Scopes 1 & 2 emissions decreased by 0.9% this year. This slight decline is the result of a decrease in energy consumption and an increase in emissions related to refrigerant gases (in spite of plans for maintenance at facilities using greenhouse gases and that were put in place at our industrial sites in 2020). Our scope 3 emissions are down 2.7%. This decrease is linked to the increase in transport by boat (+14.8% of emissions related to this type of transport) to the detriment of air transport (-4.8% of emissions related to this type of transport). Compared to activity, greenhouse gas emissions decreased by 8.3% in 2021.
EUROPEAN GREEN TAXONOMY
As a result of the sustainable finance action plan launched in 2018 by the European Commission, European Regulation 2020/852 of June 18, 2020, establishes a framework to promote “sustainable” investments in the European Union, called the European Green Taxonomy. In accordance with this regulation, we are subject for the first time in the 2021 fiscal year to the obligation to publish the share of our taxonomy-eligible activity – revenue, capital expenditures (Capex) and operational expenditures (Opex), on the first two environmental objectives related to climate change. To be considered sustainable, an activity must contribute substantially to one of the six environmental objectives listed below, not hinder the other five according to the Do no significant harm (DNSH) principle and comply with minimum social standards. The taxonomy regulation is supplemented by two delegated acts: the first published in April 2021 specifying the technical environmental criteria for the first two objectives, the second published in July 2021 specifying the expected taxonomy reporting methods. It should be noted that to date, the indicators that we are publishing concern only the first two objectives.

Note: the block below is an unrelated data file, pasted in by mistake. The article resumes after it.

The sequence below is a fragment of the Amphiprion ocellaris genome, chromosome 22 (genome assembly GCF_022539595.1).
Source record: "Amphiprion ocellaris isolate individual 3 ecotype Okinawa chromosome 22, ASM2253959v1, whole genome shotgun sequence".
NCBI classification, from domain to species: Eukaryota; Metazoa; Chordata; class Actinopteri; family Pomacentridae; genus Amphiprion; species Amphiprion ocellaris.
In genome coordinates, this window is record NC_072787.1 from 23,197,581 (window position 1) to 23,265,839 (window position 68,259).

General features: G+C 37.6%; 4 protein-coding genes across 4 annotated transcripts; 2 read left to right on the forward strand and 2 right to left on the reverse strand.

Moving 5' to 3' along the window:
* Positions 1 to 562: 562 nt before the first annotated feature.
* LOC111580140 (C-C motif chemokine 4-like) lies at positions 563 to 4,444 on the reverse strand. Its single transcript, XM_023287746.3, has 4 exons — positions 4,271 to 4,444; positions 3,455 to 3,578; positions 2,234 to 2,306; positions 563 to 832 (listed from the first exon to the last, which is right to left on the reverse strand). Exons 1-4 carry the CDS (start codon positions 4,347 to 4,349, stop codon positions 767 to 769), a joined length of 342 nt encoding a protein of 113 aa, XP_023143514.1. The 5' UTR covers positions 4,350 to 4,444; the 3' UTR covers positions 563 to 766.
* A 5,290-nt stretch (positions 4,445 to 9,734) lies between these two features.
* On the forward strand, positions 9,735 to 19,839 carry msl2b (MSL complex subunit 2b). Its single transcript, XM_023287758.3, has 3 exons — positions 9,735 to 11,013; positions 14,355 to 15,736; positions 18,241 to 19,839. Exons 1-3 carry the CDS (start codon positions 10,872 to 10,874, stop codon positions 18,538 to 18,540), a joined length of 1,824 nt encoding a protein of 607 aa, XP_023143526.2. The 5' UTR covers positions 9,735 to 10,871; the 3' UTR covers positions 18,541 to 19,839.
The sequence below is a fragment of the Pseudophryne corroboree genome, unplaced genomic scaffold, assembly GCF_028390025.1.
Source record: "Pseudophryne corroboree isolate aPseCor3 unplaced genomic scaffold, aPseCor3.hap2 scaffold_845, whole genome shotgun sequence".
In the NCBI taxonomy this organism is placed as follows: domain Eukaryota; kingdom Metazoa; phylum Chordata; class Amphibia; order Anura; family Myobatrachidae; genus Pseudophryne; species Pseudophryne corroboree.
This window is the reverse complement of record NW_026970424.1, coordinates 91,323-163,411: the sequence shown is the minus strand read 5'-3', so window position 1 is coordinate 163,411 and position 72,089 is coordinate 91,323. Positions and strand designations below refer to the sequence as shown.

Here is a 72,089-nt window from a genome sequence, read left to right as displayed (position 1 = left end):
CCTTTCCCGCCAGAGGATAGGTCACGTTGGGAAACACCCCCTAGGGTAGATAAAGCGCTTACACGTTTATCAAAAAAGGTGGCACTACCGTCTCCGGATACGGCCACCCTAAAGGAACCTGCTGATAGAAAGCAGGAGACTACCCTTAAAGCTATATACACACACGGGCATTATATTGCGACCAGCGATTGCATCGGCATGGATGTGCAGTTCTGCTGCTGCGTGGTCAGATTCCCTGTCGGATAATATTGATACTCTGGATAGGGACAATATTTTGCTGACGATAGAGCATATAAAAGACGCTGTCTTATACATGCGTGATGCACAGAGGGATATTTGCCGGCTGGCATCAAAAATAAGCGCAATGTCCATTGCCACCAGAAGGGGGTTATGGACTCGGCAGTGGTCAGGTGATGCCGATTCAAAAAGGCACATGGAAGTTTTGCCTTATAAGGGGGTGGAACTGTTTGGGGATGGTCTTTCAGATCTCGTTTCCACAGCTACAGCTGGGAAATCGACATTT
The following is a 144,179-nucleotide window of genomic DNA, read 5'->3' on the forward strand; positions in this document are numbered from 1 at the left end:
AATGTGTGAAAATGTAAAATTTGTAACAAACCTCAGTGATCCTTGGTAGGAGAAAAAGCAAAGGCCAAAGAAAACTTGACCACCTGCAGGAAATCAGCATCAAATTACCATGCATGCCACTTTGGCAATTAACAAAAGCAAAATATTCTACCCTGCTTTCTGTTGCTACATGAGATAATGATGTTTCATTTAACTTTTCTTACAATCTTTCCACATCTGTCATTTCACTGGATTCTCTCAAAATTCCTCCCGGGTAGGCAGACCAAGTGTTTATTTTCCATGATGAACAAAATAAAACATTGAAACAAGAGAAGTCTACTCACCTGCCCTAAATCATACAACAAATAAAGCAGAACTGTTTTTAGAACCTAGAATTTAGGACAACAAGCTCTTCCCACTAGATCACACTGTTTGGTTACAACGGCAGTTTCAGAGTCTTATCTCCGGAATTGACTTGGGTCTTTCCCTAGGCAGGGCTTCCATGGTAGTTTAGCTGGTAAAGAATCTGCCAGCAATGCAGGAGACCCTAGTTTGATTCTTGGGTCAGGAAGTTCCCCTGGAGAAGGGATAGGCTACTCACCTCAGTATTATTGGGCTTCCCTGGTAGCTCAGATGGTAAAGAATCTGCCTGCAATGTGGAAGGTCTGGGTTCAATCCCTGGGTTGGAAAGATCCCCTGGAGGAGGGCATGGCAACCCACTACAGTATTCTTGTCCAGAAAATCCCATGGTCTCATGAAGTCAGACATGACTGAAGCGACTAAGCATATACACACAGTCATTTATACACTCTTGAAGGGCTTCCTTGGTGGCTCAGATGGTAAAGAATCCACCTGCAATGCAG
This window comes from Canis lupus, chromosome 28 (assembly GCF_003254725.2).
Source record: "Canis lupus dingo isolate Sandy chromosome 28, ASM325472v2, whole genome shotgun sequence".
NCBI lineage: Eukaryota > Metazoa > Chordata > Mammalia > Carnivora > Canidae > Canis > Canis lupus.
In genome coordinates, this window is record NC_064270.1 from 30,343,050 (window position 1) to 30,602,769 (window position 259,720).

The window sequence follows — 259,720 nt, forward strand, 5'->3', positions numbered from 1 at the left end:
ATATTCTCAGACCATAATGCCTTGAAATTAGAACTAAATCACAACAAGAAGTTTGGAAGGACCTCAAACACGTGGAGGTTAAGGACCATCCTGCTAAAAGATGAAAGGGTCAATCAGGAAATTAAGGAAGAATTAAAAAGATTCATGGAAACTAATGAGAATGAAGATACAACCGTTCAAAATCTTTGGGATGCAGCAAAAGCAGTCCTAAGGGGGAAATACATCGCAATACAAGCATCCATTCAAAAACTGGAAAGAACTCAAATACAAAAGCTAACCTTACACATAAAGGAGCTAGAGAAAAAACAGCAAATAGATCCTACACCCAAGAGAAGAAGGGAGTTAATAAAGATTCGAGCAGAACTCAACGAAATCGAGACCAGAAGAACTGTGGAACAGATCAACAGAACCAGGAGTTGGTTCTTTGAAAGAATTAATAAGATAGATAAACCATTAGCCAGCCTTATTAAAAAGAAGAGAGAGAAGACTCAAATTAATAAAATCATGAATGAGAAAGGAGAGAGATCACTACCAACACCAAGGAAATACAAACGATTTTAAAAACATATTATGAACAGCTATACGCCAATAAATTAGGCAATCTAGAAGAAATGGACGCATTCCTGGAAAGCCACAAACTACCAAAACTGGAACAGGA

The taxonomy’s six environmental objectives are:
- climate change mitigation (2021);
- climate change adaptation (2021);
- transition to a circular economy;
- pollution prevention and reduction;
- sustainable use and protection of aquatic and marine resources;
- biodiversity and ecosystem protection and restoration.
As defined by the regulation, an activity is deemed taxonomy-eligible if it is on the list of sectors covered by the climate change mitigation and adaptation objectives. The selection of covered sectors is based on two areas of consideration: sectors with high emission rates1 and sectors where economic activities have the potential to allow substantial reductions in greenhouse gas emissions in other sectors.
As a pharmaceutical group, Virbac does not belong to sectors with a high carbon impact, such as the energy, construction and transport sectors. Furthermore, as the products we offer do not contribute to reducing the emissions of other sectors, our Group does not have activities that are taxonomy-eligible.
Over the 2021 fiscal year, revenue is therefore zero for climate change adaptation and mitigation objectives. Virbac could nevertheless be eligible for the other four objectives as listed in the preamble.
1quantitative data on GHG emissions by NACE code (Statistical classification of economic activities in the European Community).
As defined by the regulation, the denominator of the “Capex taxonomy” corresponds to acquisitions of tangible assets (IAS 16) and intangible assets (IAS 38), the acquisition of rights of use (in accordance with IFRS 16). In addition, assets acquired through business combinations (IFRS 3), excluding goodwill, are included in the lines of the table below. It should be noted that the Virbac group has no investment processed according to Investment Property (IAS 40) and Agriculture (IAS 41) standards.